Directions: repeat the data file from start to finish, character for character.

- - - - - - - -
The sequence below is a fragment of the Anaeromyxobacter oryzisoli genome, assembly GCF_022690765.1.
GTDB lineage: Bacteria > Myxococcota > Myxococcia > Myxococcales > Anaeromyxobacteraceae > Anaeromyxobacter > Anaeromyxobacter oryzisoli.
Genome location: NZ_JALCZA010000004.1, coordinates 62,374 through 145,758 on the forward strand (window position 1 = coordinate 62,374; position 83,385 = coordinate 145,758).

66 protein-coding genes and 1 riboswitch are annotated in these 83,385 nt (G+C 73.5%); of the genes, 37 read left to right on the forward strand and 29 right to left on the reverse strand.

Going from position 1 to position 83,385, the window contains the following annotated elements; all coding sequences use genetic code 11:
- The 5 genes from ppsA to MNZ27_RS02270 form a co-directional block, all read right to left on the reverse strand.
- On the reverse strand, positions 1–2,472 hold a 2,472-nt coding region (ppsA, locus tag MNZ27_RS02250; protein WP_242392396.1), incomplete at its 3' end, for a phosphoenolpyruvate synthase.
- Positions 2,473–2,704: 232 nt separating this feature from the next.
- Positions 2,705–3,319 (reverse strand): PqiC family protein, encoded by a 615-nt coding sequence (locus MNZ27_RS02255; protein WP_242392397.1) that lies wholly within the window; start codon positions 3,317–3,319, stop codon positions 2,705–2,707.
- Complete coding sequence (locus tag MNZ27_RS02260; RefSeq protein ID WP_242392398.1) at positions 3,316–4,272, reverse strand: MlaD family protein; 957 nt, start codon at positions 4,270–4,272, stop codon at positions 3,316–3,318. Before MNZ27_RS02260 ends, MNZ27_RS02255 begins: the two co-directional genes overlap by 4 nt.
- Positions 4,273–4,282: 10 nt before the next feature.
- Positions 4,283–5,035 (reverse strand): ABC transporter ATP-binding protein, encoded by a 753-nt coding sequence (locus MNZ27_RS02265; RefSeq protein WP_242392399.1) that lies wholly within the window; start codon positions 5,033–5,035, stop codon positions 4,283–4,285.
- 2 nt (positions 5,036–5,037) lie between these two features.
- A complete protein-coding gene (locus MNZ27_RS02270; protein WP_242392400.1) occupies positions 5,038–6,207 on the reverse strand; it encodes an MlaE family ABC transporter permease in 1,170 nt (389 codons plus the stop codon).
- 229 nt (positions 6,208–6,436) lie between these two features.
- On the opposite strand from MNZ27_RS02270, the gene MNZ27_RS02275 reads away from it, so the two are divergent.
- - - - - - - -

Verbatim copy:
The sequence below is a fragment of the Anaeromyxobacter oryzisoli genome, assembly GCF_022690765.1.
GTDB lineage: Bacteria > Myxococcota > Myxococcia > Myxococcales > Anaeromyxobacteraceae > Anaeromyxobacter > Anaeromyxobacter oryzisoli.
Genome location: NZ_JALCZA010000004.1, coordinates 62,374 through 145,758 on the forward strand (window position 1 = coordinate 62,374; position 83,385 = coordinate 145,758).

66 protein-coding genes and 1 riboswitch are annotated in these 83,385 nt (G+C 73.5%); of the genes, 37 read left to right on the forward strand and 29 right to left on the reverse strand.

Going from position 1 to position 83,385, the window contains the following annotated elements; all coding sequences use genetic code 11:
- The 5 genes from ppsA to MNZ27_RS02270 form a co-directional block, all read right to left on the reverse strand.
- On the reverse strand, positions 1–2,472 hold a 2,472-nt coding region (ppsA, locus tag MNZ27_RS02250; protein WP_242392396.1), incomplete at its 3' end, for a phosphoenolpyruvate synthase.
- Positions 2,473–2,704: 232 nt separating this feature from the next.
- Positions 2,705–3,319 (reverse strand): PqiC family protein, encoded by a 615-nt coding sequence (locus MNZ27_RS02255; protein WP_242392397.1) that lies wholly within the window; start codon positions 3,317–3,319, stop codon positions 2,705–2,707.
- Complete coding sequence (locus tag MNZ27_RS02260; RefSeq protein ID WP_242392398.1) at positions 3,316–4,272, reverse strand: MlaD family protein; 957 nt, start codon at positions 4,270–4,272, stop codon at positions 3,316–3,318. Before MNZ27_RS02260 ends, MNZ27_RS02255 begins: the two co-directional genes overlap by 4 nt.
- Positions 4,273–4,282: 10 nt before the next feature.
- Positions 4,283–5,035 (reverse strand): ABC transporter ATP-binding protein, encoded by a 753-nt coding sequence (locus MNZ27_RS02265; RefSeq protein WP_242392399.1) that lies wholly within the window; start codon positions 5,033–5,035, stop codon positions 4,283–4,285.
- 2 nt (positions 5,036–5,037) lie between these two features.
- A complete protein-coding gene (locus MNZ27_RS02270; protein WP_242392400.1) occupies positions 5,038–6,207 on the reverse strand; it encodes an MlaE family ABC transporter permease in 1,170 nt (389 codons plus the stop codon).
- 229 nt (positions 6,208–6,436) lie between these two features.
- On the opposite strand from MNZ27_RS02270, the gene MNZ27_RS02275 reads away from it, so the two are divergent.